Readings: 1 John 5:1-5; Ps 36; Matthew 10:22-25a
The Gospel reading reflects the life experience of Athanasius. It comes from the 10th chapter of Matthew and is part of the second of the five discourses which Jesus gives in this gospel. In this discourse, Jesus gives his disciples instructions as he sends them out on their mission to do the same work that he himself is doing.
In today’s reading we read that part of the discourse where Jesus warns his disciples about the kind of reception their message is likely to get. Although it is a message of love and compassion and solidarity, Jesus tells them: “You will be hated by all”. And why? “Because of my name.” But the one who stands firm to the end will be saved. At the same time, if they meet with opposition they are not to expose themselves unnecessarily to danger. “If they persecute you in one town, take refuge in the next; and if they persecute you in that, take refuge in another.” In this they are to do what Jesus himself did. The Gospel shows more than once that Jesus did not act recklessly in the face of danger. It was only “when his time had come”, that he faced the inevitable end. And, even then, we see him in the Garden begging his Father not to have to go through with it, until it was clear to him that this was his Father’s will.
In the life of Athanasius we see the same. Again and again, he faced hatred and hostility in maintaining the integrity of the Gospel message. Again and again, he was driven into exile only to return once again to his diocese. He took refuge with the monks in the desert or in Rome. But, what is clear, he never compromised in his fidelity to his Lord and the Gospel. He would totally identify with the words of Jesus today: “The disciple is not superior to his teacher, nor the slave to his master. It is enough for the disciple that he should grow to be like his teacher.” And so Athanasius the disciple only lived to be like his Teacher.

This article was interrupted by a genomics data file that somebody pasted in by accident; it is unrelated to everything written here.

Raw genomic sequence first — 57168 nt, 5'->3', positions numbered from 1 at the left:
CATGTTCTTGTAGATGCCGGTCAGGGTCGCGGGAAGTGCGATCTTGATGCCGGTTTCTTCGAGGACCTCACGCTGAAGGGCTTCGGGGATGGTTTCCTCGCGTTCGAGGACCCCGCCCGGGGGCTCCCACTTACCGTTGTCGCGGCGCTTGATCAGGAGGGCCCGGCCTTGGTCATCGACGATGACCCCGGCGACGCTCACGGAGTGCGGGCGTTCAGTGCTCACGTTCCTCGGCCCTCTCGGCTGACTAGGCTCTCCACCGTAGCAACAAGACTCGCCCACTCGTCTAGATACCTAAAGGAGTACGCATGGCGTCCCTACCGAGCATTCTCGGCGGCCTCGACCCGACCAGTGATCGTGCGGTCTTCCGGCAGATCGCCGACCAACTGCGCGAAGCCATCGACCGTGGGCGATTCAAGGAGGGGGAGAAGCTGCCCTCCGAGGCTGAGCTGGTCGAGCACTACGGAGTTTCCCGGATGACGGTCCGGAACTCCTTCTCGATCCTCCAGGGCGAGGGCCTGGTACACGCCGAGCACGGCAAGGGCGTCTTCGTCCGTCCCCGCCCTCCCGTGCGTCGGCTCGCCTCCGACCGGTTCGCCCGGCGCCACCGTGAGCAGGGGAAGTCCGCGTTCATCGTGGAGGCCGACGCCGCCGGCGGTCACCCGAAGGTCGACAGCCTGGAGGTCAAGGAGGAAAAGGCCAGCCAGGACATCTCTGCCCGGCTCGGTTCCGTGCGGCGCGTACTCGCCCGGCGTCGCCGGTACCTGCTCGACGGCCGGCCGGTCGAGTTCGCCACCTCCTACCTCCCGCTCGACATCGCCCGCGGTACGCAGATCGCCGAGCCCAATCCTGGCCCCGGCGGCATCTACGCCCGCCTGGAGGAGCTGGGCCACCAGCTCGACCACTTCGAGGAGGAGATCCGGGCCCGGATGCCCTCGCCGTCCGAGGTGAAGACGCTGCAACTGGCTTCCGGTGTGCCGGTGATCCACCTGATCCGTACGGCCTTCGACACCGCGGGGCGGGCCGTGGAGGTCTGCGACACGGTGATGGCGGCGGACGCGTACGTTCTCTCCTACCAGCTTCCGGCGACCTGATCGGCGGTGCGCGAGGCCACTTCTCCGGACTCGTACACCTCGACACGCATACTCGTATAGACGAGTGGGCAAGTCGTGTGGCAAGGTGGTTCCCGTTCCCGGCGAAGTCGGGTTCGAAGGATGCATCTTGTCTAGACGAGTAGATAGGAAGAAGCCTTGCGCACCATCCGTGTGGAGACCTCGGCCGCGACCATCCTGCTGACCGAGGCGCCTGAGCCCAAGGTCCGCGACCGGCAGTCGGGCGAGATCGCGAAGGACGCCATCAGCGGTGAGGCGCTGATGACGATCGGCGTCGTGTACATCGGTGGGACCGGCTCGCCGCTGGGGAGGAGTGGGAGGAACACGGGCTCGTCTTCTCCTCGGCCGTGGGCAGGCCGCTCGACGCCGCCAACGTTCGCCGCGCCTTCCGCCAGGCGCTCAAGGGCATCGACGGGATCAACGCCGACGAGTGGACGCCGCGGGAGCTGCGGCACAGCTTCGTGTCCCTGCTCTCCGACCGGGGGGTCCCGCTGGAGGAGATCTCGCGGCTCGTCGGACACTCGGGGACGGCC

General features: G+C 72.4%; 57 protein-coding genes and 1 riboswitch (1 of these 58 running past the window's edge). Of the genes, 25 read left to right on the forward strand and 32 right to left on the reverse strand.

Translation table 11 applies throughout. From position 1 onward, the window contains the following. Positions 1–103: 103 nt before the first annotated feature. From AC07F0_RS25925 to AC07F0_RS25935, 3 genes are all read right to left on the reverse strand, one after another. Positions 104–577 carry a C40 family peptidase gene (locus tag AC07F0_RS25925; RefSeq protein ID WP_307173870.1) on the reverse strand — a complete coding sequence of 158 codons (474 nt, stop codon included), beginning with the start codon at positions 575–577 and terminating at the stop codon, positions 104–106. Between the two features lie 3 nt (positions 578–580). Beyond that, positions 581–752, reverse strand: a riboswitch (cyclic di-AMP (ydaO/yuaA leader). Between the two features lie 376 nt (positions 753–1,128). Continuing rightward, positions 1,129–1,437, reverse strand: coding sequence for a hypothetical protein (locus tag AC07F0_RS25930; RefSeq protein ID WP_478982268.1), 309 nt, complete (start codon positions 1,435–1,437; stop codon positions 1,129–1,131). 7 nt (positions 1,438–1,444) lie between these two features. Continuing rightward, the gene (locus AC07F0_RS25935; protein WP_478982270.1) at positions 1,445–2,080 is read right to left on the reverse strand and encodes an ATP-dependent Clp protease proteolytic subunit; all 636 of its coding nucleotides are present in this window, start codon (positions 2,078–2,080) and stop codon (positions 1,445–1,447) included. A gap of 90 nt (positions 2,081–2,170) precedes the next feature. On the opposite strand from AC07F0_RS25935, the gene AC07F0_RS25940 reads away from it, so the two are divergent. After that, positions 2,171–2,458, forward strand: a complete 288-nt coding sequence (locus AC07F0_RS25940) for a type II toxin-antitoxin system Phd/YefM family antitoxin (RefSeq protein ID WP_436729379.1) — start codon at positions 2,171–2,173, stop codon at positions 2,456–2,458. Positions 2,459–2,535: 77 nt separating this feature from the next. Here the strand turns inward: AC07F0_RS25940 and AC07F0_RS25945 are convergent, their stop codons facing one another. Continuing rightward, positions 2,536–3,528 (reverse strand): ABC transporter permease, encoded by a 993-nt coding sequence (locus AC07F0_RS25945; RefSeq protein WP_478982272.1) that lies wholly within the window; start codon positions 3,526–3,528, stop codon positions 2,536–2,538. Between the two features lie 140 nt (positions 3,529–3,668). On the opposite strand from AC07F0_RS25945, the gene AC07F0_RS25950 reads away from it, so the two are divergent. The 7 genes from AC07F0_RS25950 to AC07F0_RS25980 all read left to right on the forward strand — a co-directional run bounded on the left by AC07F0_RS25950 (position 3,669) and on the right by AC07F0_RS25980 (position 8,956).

It is in the First Reading from the 1 Letter of John that we see what made Athanasius so committed and so loyal. He believed that “Jesus is the Christ and has been begotten by God” for “whoever loves the Father that begot him loves also the one begotten by him”. It was this belief, of course, that Jesus is truly the Son of God, sharing the Divine Nature, that Athanasius so strongly defended against Arius and his followers and for which he suffered so much. And so the reading ends with the words: “Who can overcome the world? Only the one who believes that Jesus is the Son of God.”
This belief would be laid out during the First Council of Nicaea (in modern Turkey) held in 325 and attended by Athanasius. It was the first ecumenical council of the whole Christian Church and, as mentioned, produced the Nicene Creed which we recite on Sundays and bigger feasts.